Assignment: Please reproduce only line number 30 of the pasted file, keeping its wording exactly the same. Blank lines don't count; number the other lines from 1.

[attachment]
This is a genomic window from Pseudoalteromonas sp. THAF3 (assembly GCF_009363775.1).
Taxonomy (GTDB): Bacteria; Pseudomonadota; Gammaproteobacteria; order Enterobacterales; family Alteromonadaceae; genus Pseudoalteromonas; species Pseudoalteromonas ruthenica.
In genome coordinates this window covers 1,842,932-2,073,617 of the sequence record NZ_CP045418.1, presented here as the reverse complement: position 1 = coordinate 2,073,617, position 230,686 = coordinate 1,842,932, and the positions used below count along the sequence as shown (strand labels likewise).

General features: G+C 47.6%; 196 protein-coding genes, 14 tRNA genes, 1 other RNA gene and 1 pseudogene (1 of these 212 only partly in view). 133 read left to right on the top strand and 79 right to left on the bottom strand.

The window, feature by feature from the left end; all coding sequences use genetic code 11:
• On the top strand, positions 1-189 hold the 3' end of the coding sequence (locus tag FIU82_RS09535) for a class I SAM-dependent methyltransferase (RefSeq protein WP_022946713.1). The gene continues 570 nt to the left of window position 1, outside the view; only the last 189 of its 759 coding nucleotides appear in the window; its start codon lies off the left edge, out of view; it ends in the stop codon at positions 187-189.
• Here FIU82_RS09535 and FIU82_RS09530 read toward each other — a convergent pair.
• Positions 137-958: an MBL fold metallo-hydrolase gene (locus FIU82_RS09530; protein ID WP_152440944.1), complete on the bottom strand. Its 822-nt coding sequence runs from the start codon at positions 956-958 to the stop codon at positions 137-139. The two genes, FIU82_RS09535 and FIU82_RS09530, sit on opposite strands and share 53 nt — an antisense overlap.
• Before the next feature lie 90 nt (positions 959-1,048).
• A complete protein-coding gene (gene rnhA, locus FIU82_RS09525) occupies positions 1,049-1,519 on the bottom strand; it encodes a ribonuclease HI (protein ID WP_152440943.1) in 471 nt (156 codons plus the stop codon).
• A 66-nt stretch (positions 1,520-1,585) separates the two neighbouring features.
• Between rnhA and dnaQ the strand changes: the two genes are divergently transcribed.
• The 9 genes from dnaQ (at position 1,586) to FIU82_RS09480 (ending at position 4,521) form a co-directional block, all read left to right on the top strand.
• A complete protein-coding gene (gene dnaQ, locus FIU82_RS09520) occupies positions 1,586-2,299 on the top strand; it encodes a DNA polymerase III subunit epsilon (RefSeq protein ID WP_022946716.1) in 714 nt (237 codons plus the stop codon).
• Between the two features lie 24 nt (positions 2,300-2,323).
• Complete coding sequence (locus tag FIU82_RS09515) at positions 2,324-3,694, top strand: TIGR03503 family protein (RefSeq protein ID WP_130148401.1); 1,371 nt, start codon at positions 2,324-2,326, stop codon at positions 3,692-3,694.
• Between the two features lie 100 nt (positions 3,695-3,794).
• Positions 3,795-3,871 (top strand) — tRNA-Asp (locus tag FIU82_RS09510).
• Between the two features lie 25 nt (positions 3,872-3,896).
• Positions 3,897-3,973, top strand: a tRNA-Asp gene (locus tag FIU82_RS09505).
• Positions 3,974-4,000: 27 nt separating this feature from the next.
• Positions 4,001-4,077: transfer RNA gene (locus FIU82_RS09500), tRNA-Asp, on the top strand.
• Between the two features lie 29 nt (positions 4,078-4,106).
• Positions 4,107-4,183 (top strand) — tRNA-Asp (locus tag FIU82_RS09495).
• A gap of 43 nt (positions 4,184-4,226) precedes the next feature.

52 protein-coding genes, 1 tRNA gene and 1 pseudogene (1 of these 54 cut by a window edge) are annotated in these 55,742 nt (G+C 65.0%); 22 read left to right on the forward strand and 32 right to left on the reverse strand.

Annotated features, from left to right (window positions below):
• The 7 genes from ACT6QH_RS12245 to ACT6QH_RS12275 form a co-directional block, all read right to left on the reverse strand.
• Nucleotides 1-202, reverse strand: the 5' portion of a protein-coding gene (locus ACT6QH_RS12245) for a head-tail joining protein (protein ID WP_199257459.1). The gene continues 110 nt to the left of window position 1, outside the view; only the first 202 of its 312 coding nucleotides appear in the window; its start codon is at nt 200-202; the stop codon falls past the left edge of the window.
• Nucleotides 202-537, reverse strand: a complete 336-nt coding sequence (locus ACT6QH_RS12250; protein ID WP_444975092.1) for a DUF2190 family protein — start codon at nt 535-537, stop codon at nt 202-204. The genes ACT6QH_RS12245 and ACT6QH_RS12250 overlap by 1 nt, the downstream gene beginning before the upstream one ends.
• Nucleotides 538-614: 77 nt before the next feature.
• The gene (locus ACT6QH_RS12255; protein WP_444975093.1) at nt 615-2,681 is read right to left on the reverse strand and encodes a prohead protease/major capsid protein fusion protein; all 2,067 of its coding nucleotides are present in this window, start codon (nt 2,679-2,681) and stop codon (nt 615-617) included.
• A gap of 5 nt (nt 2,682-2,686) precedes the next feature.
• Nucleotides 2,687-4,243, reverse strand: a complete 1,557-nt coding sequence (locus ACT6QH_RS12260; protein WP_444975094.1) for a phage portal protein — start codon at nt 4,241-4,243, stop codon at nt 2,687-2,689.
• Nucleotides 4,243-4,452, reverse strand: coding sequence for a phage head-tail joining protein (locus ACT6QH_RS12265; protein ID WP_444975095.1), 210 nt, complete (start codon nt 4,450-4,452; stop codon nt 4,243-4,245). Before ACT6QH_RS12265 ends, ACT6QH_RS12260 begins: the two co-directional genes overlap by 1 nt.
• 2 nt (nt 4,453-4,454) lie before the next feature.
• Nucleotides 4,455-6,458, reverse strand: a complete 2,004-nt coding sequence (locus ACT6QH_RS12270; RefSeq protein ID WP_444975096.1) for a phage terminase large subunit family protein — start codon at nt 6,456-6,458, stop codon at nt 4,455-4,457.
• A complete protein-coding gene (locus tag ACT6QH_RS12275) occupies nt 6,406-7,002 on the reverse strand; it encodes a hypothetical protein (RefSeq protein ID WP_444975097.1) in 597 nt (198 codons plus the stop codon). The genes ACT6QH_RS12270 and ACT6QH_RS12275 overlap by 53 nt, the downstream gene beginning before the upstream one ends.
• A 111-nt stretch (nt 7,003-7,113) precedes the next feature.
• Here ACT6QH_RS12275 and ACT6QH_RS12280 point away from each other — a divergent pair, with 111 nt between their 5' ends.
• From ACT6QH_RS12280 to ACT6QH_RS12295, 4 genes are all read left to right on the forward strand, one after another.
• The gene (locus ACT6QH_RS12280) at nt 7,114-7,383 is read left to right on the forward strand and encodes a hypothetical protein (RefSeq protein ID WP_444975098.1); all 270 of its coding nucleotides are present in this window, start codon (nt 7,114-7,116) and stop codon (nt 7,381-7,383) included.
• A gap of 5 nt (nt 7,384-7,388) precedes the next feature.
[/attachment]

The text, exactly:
• Nucleotides 202-537, reverse strand: a complete 336-nt coding sequence (locus ACT6QH_RS12250; protein ID WP_444975092.1) for a DUF2190 family protein — start codon at nt 535-537, stop codon at nt 202-204. The genes ACT6QH_RS12245 and ACT6QH_RS12250 overlap by 1 nt, the downstream gene beginning before the upstream one ends.